We offer the following types of subtitles services
Narrative subtitles are the most common form of subtitles and have been used for generations to provide a translation of foreign movies and audiovisual programs. In narrative subtitles, the written equivalent of the spoken dialogue is displayed at the bottom of the screen and synced to the spoken word.
More common in documentaries and news reports, forced subtitles display the written translation of the dialogue spoken in a foreign language only, the remainder of the program in the local audience language does not have subtitles.
The poor parent of subtitles, content subtitles are used almost exclusively by lower budget North American Secondary Movie Industry. Content subtitles consist in content dictation of elements missing from filmed action or dialogue. One of the best known examples is the opening of Star Wars.
Bonus subtitles are an additional set of text blurbs that are added to DVDs. Often shown in popup or balloon form, they point out humorous blunders in the filming or background/behind-the-scenes information to what is appearing on screen.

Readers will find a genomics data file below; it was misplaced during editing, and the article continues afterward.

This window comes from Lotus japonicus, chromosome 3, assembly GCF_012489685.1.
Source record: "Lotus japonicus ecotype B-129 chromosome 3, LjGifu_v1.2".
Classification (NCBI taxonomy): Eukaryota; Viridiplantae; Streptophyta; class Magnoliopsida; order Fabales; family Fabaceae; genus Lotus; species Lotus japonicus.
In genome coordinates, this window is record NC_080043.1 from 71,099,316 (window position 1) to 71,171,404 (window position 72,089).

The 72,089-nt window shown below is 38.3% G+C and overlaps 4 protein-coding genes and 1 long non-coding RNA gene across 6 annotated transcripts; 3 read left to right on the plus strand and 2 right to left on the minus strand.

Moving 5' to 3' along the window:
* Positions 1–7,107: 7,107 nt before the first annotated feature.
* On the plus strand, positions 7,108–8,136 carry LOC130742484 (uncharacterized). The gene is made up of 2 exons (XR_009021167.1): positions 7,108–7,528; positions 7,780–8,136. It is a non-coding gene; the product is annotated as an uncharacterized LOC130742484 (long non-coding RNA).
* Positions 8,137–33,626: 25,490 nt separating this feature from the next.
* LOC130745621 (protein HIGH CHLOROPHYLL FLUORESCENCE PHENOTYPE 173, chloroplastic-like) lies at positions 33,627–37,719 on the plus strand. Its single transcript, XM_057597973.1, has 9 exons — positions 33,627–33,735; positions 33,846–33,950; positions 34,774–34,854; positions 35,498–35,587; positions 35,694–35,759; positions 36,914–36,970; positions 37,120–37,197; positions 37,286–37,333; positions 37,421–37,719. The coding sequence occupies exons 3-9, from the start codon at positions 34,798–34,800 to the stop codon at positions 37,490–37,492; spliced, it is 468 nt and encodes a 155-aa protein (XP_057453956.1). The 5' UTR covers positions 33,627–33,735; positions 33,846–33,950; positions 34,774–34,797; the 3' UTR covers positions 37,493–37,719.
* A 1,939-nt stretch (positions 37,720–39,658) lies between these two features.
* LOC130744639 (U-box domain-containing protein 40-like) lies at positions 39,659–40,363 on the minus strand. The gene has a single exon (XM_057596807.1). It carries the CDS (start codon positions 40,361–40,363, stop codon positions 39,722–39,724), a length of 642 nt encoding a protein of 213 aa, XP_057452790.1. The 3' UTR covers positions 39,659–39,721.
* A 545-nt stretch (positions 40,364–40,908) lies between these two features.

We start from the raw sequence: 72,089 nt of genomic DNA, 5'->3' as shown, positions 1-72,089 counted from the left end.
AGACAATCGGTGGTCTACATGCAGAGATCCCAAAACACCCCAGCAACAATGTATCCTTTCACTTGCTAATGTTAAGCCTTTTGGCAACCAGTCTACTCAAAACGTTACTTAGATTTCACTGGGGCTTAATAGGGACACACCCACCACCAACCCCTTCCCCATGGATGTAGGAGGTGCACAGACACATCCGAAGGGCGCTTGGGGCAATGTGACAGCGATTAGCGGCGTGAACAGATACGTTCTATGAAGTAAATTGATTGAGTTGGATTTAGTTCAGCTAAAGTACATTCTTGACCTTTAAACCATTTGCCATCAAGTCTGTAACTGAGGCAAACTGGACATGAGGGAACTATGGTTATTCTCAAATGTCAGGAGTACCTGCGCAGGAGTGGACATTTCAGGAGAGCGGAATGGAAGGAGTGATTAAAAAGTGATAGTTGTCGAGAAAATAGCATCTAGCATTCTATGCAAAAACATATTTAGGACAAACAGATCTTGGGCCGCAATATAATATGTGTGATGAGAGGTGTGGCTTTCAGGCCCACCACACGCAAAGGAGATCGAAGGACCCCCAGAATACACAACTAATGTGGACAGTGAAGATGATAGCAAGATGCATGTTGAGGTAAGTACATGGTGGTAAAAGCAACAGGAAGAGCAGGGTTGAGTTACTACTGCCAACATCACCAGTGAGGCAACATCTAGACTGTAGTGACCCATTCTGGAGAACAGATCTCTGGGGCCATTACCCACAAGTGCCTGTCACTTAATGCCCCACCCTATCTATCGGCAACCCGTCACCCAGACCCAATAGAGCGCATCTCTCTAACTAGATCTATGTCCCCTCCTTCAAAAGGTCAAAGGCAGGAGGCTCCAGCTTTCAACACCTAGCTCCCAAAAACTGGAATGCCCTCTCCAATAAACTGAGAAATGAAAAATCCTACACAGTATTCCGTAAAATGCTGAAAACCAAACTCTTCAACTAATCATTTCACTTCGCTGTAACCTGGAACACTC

3D subtitles combine the standard subtitle position along the X and Y axis of the picture, with a third position along the Z-axis. This third positioning allows the subtitle to “float” in front of the 3D image. This option is available in Digital Cinema and in 3D Blu-ray releases.
Sign language (currently only available in Hebrew)
Sign language is the use of a signer for an audio-visual program. The signer usually appears in the bottom corner of the screen, with the program being broadcast full size or slightly shrunk away from that corner.